It’s a rare and glorious thing when everything aligns just so and a culinary wish turns to gustatory bliss. I’d just read a story in the New York times by Paula Disbrowe on the pleasures of barbecued goat meat (cabrito, or kid goat, specifically, which apparently is incredibly tender and sweet when slow roasted). Disbrowe, who developed a taste for the stuff while working on a ranch in Texas, points out that goat is the most popular meat in the world, which makes it all the more frustrating that it’s nearly impossible to find in markets in the U.S.
Ever since I first heard about restaurant chefs slow roasting this global peasant staple in exacting and transcendent ways, I’d been jonesing to try it myself but hadn’t yet tracked any goat meat down. Given the immigrant makeup of Los Angeles, I’m certain it’s out there at various butchers and carnicerias, but in the time-poor fog of parenthood, I’ve had to placate myself with the goat tacos at a taco place called Sermenos in Hollywood.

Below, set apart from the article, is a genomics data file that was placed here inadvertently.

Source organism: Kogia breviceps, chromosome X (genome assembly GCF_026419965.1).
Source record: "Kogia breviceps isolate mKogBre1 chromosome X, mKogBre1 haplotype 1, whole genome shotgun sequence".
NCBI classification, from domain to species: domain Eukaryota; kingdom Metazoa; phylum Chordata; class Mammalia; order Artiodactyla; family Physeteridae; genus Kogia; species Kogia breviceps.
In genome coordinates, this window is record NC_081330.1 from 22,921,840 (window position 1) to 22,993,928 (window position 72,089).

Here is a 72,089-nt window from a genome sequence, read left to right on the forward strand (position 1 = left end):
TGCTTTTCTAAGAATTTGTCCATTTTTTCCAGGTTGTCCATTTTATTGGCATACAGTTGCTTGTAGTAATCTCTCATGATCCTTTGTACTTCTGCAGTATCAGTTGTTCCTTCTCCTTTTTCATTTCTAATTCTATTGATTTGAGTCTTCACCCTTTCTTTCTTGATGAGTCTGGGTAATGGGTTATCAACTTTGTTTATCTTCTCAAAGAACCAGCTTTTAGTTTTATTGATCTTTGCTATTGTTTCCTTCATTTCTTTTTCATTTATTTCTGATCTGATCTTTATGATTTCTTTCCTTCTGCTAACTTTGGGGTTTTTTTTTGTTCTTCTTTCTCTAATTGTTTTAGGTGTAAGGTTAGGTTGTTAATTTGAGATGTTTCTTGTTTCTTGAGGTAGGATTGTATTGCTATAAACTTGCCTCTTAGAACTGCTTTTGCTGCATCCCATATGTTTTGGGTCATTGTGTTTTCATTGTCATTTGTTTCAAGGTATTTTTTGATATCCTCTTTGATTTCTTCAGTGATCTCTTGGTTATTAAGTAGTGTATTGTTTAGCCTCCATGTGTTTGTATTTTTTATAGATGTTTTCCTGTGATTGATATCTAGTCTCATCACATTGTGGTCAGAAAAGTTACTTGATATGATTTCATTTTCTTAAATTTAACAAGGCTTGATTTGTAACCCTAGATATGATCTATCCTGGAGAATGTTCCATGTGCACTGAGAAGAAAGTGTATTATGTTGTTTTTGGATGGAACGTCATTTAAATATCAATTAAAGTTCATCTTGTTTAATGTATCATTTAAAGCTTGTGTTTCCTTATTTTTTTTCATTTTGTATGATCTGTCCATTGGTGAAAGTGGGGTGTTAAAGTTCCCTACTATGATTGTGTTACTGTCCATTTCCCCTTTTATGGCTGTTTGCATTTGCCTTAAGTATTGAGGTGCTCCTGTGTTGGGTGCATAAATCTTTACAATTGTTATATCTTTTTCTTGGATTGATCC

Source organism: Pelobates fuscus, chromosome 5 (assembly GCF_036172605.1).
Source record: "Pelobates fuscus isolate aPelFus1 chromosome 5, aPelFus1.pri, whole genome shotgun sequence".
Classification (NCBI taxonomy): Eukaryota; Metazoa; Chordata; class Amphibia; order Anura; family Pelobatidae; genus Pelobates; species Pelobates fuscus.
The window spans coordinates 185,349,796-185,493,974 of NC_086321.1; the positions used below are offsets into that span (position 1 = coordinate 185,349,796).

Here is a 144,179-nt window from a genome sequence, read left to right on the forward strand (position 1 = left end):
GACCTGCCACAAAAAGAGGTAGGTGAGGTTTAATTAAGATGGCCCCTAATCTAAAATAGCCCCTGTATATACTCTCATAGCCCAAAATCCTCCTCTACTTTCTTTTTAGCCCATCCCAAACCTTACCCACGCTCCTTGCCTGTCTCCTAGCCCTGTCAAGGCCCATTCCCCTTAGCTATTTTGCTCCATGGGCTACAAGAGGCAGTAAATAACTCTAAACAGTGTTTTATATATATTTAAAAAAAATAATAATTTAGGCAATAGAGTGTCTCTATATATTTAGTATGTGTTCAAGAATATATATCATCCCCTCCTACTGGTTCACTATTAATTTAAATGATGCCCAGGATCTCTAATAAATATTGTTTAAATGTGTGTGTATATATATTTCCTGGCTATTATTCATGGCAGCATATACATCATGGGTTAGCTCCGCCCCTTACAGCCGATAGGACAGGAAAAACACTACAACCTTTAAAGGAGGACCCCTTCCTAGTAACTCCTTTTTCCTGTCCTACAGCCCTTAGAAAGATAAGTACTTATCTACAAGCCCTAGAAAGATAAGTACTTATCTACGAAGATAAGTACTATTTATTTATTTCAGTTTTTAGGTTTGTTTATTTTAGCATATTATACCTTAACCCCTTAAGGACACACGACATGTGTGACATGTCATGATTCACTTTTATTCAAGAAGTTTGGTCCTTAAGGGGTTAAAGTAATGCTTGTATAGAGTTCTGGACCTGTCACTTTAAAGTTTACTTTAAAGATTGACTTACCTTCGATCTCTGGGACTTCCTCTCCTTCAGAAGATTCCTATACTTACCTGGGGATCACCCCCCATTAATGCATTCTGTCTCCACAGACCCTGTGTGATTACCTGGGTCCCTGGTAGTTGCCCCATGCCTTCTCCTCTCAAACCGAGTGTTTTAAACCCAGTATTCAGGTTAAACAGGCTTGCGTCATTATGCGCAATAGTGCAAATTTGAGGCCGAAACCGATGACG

After reading the Times story and its delicious sounding recipes for goat tacos with thinly sliced radishes and Cabrito pate, I considered hopping in my car and driving east in search of a leg of kid goat for the kids. My usually supportive wife reminded me of the late hour of the day and the need for a reasonable bed time for the kids. She reminded me that we had the makings of a pizza in the fridge. I told her I’d have to eat two dinners, and headed to Sermeno’s with Desmond riding shotgun. And there it was: on the marker board standing in the parking lot: “Daily Special: Birria Platter, $5.25.” That would be a goat platter. I would be a happy man. I was even happier when Desi, seeing my platter of rice, lardy beans, shredded lettuce, guacamole, and lovely meltingly tender braised pieces of goat, ditched his kiddie chicken taco and ate his fill of the birria. While I’m guessing this wasn’t the prized cabrito, it was sweet, nowhere near gamy in flavor, and just perfect. Then Desi and went home and had some pizza with the ladies.